If you want to save your loved ones after an incident, you need to take your first aid preparation seriously.
Keep multiple first aid kits: one at home, one in the car, and one in your bag or backpack (for the ultimate readiness). And learn how to use them.
Disaster strikes when you least expect it.
A stray bullet hits your partner's arm. A madman stabs you twice before you are able to run away. Your friend suddenly faints and falls down.
Small injuries risk snowballing into serious conditions if left untreated and exposed to the unknown.
A papercut gets infected into a virulent wound.
Malicious events happen rapidly. Often a strike comes from your blind spot or when you are not paying attention. Other times a close-range fight of attrition may leave you no choice but to absorb dangerous blows. Vigilance is therefore the top skill to master, providing early threat detection. Physical vigilance identifies unusual movements, glimpsed weapons, and risky situations. Psychological vigilance reads mental states from speech and body language.
Once you detect a threat, you need to react quickly by having a plan prepared beforehand. A list of general prepared reactions can save you precious seconds of time during a high-risk situation. Your general options are to escape, defuse, or fight. If the threat is a risk to someone else, you may have the luxury to observe the scene while repositioning yourself appropriately. More specifically, you can prepare different stances and default blocks against punches, knife thrusts, bat swings, and gunshots. For example, a novice right-handed shooter will flinch to their bottom-left, so sudden defensive movements to their right side can be very effective; at the start of such an engagement, you can rotate backwards clockwise into an angled right-handed stance as a split-second evasive maneuver to reduce your target size and protect your liver.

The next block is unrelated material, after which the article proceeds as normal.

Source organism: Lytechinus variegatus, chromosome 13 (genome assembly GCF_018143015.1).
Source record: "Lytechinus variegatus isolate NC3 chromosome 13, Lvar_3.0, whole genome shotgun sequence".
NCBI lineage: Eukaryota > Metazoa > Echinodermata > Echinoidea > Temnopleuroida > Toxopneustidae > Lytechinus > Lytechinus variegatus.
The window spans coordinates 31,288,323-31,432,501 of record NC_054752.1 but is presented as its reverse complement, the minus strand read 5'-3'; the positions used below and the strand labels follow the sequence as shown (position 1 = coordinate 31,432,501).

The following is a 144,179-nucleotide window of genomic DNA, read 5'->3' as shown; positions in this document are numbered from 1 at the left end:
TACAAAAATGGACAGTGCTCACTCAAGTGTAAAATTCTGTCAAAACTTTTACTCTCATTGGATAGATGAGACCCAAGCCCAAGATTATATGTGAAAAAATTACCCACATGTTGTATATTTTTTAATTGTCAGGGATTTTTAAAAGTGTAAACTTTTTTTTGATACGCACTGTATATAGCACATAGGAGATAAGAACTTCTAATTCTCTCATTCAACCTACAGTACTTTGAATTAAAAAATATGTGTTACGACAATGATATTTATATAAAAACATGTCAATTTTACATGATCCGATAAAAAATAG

Start with absolute safety, including eye protection, ear protection, contained firearm transportation, muzzle control, barrel checking, situational awareness, proper grip, proper slide operation, proper magazine insertion/ejection.